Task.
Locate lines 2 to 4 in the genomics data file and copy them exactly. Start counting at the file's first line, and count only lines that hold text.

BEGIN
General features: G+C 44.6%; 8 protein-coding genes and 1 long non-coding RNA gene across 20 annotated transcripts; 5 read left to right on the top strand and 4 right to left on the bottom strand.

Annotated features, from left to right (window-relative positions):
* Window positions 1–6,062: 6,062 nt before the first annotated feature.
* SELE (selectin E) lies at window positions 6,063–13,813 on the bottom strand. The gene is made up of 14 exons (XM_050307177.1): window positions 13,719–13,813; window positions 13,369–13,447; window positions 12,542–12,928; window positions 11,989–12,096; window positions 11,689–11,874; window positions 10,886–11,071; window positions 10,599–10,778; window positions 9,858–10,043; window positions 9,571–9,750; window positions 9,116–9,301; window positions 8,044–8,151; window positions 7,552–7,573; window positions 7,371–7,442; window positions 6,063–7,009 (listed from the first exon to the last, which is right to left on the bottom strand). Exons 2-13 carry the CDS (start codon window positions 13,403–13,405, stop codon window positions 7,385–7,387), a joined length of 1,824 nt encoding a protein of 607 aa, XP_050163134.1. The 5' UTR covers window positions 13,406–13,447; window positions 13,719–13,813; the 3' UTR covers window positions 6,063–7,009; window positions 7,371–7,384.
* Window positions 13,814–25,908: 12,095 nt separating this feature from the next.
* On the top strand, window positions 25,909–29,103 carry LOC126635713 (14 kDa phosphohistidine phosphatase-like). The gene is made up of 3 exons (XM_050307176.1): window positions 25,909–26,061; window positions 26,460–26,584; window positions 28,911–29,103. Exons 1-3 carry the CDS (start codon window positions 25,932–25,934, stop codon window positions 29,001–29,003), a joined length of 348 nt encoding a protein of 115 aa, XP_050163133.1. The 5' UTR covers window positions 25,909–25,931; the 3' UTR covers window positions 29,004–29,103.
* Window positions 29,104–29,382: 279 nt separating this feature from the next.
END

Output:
Annotated features, from left to right (window-relative positions):
* Window positions 1–6,062: 6,062 nt before the first annotated feature.
* SELE (selectin E) lies at window positions 6,063–13,813 on the bottom strand. The gene is made up of 14 exons (XM_050307177.1): window positions 13,719–13,813; window positions 13,369–13,447; window positions 12,542–12,928; window positions 11,989–12,096; window positions 11,689–11,874; window positions 10,886–11,071; window positions 10,599–10,778; window positions 9,858–10,043; window positions 9,571–9,750; window positions 9,116–9,301; window positions 8,044–8,151; window positions 7,552–7,573; window positions 7,371–7,442; window positions 6,063–7,009 (listed from the first exon to the last, which is right to left on the bottom strand). Exons 2-13 carry the CDS (start codon window positions 13,403–13,405, stop codon window positions 7,385–7,387), a joined length of 1,824 nt encoding a protein of 607 aa, XP_050163134.1. The 5' UTR covers window positions 13,406–13,447; window positions 13,719–13,813; the 3' UTR covers window positions 6,063–7,009; window positions 7,371–7,384.